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Essential Research: 51-49 to Coalition; Morgan: 52.5-47.5

Morgan finds serious slippage in support for the Coalition for the first time since Malcolm Turnbull became leader, bringing it more closely into line with Essential Research, which continues to find the Coalition with a narrow lead.

It looks like the only two new federal polls this week are the regular Essential Research and Roy Morgan series, and a solid drop for the Coalition from Roy Morgan brings the two much closer together than they have been since Malcolm Turnbull assumed the prime ministership. Essential is its usual stable self, with the Coalition’s modest two-party lead of 51-49 unchanged on last week. The primary votes are 43% for the Coalition (down one), 35% for Labor (steady) and 11% for the Greens (steady). The voting intention results were derived from online polling conducted over the two previous weeks, from an overall sample of about 2000. From this week’s sample of 1000 only, the poll also offers us Essential’s monthly leadership ratings, which find Malcolm Turnbull steady on 51% approval and up two on disapproval to 27%, while Bill Shorten is steady on 27% approval and up one on disapproval to 48%. Turnbull’s lead on preferred prime minister has increased from 51-18 to 52-15. Respondents were also asked to register two reasons why the government might wish to reform the tax system, for which the most popular response by some margin was “to address the budget deficit”, which was rated first or second by 58%. Favoured possibilities for revenue raising followed the usual pattern in coming in highest for proposals targeting multinational corporations and high income earners, with a GST increase rating last out of seven listed options. When forced to choose between higher income tax or a higher GST, 37% came down for don’t know.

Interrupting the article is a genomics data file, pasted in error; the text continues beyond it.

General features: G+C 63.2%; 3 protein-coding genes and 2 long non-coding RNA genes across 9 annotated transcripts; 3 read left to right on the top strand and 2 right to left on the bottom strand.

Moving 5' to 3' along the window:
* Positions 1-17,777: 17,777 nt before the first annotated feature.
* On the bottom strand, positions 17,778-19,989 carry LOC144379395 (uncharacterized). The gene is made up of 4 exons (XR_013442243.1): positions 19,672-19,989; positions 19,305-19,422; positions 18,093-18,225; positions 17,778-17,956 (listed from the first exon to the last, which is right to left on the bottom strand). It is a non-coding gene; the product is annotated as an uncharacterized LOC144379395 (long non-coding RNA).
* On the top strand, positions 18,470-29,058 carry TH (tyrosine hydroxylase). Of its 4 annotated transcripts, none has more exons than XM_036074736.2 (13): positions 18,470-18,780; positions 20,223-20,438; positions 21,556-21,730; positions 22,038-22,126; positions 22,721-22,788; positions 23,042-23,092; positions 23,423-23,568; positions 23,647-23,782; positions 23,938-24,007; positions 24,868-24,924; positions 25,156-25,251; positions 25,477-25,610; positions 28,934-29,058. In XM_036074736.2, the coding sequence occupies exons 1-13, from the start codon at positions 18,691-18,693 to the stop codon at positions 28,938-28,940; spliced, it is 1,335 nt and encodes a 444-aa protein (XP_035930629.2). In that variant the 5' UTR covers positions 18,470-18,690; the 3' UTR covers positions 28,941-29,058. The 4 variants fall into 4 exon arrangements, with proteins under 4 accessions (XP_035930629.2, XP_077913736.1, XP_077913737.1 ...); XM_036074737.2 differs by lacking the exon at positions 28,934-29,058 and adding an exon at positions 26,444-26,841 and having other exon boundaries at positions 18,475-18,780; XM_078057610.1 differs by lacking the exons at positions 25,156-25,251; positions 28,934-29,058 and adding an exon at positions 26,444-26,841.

Morgan’s two-party measures record their first significant movement of the Turnbull era, with the Coalition’s respondent-allocated two-party lead down from 55-45 to 52.5-47.5, and previous election preferences down from 54-46 to 52.5-47.5. Clearly rounding and changed preference flows had a fair bit to do with this, because the primary votes are little changed, with the Coalition steady on 43.5%, Labor up a point to 29%, and the Greens up a point to 16%. The poll was conducted by face-to-face and SMS over the two previous weekends, from a sample of 3072.

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Tom the first and best
Guest
Tom the first and best

776 & 778

The House of Representatives elected in 2007 did not first sit until the 12th of February 2008 and thus would have expired on the 12th of February 2011 and the election could then have been as late as the 16th of April 2011.

Tom the first and best
Guest
Tom the first and best

773

Technically every election for the House of Representative, except 1910 when the House was allowed to expire by the effluxion of time, has been an early election because the House has been dissolved.

Defining any of the simultaneous House and half-Senate elections as practically early, other than a House only election held before a half-Senate election can be held, is rather arbitrary, unless the term of the House extended beyond the Senate term or the House was dissolved before a DD was prevented by the 6-month rule. Of the simultaneous House and half-Senate elections, only 1919, 1931, 1934, 1955, 1977, 1984, 1998 and 2010could be indisputably described as practically early as they were the cases of the aforementioned situation where the House term extended beyond the half-Senate terms or was dissolved before the 6-month rule prevented a DD. 1931 was because the Government lost the confidence of the house.